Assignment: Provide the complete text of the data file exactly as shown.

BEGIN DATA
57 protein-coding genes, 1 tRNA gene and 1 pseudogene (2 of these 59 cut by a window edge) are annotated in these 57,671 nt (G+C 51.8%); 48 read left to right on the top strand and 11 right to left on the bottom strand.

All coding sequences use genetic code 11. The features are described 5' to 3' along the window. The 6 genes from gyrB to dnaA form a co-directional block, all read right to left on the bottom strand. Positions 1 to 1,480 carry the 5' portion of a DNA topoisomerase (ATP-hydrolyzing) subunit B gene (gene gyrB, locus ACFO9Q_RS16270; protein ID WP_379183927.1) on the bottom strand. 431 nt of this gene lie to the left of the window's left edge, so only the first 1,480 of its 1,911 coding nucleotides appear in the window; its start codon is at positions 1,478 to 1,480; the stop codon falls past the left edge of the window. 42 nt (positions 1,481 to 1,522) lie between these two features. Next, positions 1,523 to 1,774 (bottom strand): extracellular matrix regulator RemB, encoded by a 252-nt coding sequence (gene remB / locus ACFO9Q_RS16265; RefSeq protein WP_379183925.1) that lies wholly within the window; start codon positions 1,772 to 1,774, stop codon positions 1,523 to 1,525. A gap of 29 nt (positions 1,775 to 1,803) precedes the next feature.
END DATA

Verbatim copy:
57 protein-coding genes, 1 tRNA gene and 1 pseudogene (2 of these 59 cut by a window edge) are annotated in these 57,671 nt (G+C 51.8%); 48 read left to right on the top strand and 11 right to left on the bottom strand.

All coding sequences use genetic code 11. The features are described 5' to 3' along the window. The 6 genes from gyrB to dnaA form a co-directional block, all read right to left on the bottom strand. Positions 1 to 1,480 carry the 5' portion of a DNA topoisomerase (ATP-hydrolyzing) subunit B gene (gene gyrB, locus ACFO9Q_RS16270; protein ID WP_379183927.1) on the bottom strand. 431 nt of this gene lie to the left of the window's left edge, so only the first 1,480 of its 1,911 coding nucleotides appear in the window; its start codon is at positions 1,478 to 1,480; the stop codon falls past the left edge of the window. 42 nt (positions 1,481 to 1,522) lie between these two features. Next, positions 1,523 to 1,774 (bottom strand): extracellular matrix regulator RemB, encoded by a 252-nt coding sequence (gene remB / locus ACFO9Q_RS16265; RefSeq protein WP_379183925.1) that lies wholly within the window; start codon positions 1,772 to 1,774, stop codon positions 1,523 to 1,525. A gap of 29 nt (positions 1,775 to 1,803) precedes the next feature.